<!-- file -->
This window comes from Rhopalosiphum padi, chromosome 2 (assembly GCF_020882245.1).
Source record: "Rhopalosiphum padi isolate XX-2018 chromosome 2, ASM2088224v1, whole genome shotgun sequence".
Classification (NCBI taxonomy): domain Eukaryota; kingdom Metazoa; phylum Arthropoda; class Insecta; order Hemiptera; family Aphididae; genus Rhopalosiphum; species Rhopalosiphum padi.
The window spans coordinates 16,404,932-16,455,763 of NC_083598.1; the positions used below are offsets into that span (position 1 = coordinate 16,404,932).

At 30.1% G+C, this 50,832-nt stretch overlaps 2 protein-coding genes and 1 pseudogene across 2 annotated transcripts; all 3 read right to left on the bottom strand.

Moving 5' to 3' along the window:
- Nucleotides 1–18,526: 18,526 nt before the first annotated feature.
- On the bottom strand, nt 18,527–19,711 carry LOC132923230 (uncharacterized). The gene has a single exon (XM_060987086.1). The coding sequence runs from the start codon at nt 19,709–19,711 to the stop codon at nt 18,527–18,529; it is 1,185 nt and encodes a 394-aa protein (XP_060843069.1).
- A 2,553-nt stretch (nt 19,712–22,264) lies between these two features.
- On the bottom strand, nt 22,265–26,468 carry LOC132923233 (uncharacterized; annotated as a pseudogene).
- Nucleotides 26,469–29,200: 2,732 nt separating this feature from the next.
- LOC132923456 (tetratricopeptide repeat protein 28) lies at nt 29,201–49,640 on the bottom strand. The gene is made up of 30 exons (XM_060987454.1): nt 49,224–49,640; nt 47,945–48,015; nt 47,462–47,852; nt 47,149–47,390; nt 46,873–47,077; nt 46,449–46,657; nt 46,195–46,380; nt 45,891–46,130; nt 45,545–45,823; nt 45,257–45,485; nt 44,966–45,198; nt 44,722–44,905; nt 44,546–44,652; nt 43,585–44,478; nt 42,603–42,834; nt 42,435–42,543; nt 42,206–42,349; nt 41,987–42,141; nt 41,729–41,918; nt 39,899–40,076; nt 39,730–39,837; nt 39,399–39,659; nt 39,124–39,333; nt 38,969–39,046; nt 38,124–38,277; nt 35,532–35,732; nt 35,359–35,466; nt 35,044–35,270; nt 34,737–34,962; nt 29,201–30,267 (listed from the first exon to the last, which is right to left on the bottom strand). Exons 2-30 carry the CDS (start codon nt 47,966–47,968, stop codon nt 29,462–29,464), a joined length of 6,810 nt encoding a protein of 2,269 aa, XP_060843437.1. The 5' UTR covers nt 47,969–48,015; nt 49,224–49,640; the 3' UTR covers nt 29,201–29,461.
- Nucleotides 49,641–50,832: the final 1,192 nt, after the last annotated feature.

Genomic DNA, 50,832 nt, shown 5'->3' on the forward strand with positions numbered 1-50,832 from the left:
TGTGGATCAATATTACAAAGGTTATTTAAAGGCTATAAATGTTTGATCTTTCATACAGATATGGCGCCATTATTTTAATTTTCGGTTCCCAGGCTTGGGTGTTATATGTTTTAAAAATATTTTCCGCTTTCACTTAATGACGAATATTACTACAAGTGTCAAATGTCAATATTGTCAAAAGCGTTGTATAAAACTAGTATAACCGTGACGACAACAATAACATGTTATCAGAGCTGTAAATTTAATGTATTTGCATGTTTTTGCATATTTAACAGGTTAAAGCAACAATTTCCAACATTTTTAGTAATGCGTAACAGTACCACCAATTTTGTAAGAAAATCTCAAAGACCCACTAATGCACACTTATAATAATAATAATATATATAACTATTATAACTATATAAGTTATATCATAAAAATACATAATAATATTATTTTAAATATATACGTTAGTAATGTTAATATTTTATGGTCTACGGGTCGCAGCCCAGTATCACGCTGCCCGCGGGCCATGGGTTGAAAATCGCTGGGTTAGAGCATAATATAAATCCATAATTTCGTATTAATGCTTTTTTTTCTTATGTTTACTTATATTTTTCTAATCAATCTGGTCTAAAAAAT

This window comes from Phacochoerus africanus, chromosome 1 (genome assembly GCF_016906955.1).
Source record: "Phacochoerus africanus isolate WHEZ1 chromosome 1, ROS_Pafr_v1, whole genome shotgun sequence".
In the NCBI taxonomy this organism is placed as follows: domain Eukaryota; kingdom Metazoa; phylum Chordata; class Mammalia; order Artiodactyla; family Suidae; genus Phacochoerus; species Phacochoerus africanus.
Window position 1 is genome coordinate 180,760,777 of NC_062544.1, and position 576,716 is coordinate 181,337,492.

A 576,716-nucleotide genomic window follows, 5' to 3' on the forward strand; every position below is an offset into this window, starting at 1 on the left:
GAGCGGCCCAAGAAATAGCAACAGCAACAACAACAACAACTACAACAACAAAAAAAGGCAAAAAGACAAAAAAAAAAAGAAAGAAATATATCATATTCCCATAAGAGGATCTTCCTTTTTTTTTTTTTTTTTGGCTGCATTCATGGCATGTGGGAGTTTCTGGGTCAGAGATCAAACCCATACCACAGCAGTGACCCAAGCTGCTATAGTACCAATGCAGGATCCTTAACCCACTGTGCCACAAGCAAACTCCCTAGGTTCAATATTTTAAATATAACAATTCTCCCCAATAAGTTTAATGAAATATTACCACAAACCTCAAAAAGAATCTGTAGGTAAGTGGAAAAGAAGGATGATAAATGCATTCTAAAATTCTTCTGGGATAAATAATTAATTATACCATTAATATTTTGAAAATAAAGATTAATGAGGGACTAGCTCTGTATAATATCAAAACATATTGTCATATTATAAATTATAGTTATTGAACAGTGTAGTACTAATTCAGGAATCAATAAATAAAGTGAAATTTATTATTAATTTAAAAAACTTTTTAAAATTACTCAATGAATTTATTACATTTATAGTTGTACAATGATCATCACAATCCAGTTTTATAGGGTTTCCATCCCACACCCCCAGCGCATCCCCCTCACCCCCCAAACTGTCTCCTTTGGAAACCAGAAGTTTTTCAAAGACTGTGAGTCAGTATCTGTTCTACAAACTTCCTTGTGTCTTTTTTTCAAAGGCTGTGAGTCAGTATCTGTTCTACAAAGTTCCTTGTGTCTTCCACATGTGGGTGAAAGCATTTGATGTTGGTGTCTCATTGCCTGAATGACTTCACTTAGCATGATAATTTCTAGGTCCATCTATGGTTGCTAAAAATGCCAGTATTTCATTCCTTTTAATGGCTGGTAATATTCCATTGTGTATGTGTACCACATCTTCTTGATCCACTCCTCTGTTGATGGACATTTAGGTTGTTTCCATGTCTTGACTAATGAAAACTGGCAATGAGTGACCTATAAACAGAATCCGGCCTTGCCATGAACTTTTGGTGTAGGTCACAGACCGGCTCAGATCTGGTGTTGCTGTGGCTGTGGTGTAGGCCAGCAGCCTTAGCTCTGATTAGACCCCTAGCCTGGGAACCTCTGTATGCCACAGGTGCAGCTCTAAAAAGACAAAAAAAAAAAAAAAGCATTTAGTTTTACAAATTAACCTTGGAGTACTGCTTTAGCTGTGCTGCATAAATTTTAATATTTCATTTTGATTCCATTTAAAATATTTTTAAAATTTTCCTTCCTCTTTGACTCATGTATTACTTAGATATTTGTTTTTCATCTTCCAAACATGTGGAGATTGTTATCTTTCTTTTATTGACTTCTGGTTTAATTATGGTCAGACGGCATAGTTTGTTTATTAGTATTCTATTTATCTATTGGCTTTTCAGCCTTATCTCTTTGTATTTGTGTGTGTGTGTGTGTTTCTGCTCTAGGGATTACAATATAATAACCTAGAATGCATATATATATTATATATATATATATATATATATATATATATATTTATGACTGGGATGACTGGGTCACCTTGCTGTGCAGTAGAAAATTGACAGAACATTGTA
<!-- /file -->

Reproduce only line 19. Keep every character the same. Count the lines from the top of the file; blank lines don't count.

Window position 1 is genome coordinate 180,760,777 of NC_062544.1, and position 576,716 is coordinate 181,337,492.